Pretty and Devastating.
I found this picture on a card where it had been residing for 6 months - not sure how I missed it, but c'est la vie. But finding it almost meant that I had now identify it.
It turns out that while it's an attractive moth, it's not exactly something we want in our yard - Iris borers lay eggs on dead/dying iris leaves in the fall, where the eggs overwinter. They then bore through the dead leaves into the fresh shoots. Eventually, they will bore into the rhizomes - and the iris will die from the damage or opportunistic bacteria infections that are common with iris borer infestations.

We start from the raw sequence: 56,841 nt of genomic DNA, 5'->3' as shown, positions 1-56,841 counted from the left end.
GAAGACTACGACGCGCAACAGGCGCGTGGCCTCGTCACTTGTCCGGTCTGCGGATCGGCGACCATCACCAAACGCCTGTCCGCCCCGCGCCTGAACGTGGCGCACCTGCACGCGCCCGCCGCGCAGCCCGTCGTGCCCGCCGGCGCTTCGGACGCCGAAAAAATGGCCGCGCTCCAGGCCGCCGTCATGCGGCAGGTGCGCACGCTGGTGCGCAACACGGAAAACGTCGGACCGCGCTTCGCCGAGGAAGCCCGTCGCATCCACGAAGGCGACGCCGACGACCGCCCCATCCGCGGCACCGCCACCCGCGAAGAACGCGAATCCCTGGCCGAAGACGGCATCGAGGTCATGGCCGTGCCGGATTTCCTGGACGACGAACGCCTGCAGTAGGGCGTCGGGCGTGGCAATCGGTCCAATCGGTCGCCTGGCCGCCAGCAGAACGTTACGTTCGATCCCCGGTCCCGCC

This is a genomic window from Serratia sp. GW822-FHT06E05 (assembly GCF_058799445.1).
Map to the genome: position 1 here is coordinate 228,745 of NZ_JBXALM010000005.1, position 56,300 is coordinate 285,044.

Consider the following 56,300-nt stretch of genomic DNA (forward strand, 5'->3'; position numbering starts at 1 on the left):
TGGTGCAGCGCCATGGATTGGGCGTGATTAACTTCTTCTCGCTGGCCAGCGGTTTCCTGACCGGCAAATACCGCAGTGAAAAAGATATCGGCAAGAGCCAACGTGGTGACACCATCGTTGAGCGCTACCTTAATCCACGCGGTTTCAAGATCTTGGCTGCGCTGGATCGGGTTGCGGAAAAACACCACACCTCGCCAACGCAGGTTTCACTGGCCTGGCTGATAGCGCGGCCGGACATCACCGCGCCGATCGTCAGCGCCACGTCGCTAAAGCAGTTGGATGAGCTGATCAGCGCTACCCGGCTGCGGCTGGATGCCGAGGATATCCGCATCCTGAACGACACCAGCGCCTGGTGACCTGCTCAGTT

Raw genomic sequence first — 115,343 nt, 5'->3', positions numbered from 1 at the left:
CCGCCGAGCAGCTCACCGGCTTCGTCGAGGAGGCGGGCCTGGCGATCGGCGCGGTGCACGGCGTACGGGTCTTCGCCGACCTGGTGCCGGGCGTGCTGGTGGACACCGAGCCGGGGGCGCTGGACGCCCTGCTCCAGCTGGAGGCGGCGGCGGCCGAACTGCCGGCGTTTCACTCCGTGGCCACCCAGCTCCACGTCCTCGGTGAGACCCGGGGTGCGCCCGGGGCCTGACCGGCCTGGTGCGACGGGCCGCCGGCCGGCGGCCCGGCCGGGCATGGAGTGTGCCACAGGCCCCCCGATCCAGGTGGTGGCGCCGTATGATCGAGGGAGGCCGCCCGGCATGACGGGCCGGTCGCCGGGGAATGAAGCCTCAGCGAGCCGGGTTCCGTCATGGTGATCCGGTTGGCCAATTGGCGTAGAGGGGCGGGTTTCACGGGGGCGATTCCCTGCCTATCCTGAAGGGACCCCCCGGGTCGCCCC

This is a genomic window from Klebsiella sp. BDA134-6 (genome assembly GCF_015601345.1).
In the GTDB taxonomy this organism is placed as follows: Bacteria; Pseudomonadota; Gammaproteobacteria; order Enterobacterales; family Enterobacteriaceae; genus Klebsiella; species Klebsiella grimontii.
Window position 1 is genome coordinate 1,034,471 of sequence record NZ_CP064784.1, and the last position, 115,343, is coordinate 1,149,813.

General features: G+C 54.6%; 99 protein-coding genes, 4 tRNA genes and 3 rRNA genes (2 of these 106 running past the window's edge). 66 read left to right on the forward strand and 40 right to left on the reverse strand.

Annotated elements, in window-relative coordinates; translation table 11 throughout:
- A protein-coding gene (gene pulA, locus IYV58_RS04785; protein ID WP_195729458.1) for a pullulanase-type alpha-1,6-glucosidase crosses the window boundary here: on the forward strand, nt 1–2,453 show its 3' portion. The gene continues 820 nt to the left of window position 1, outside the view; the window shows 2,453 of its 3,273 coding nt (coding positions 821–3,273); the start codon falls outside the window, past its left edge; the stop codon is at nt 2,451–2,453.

One way to know if you have an problem is to look for tracks along your iris leaves - although that's not an absolute sign. If you do see some, hold the leaves up to light - if you see little worms, you've got the larva. Luckily, they can be treated with an application of nematodes available at garden shops. Unfortunately, signs can be missed until they are already in your roots, meaning damage can become extensive before you see it. Best defense - cut off and dispose of your dead iris leaves in the early fall. More info here.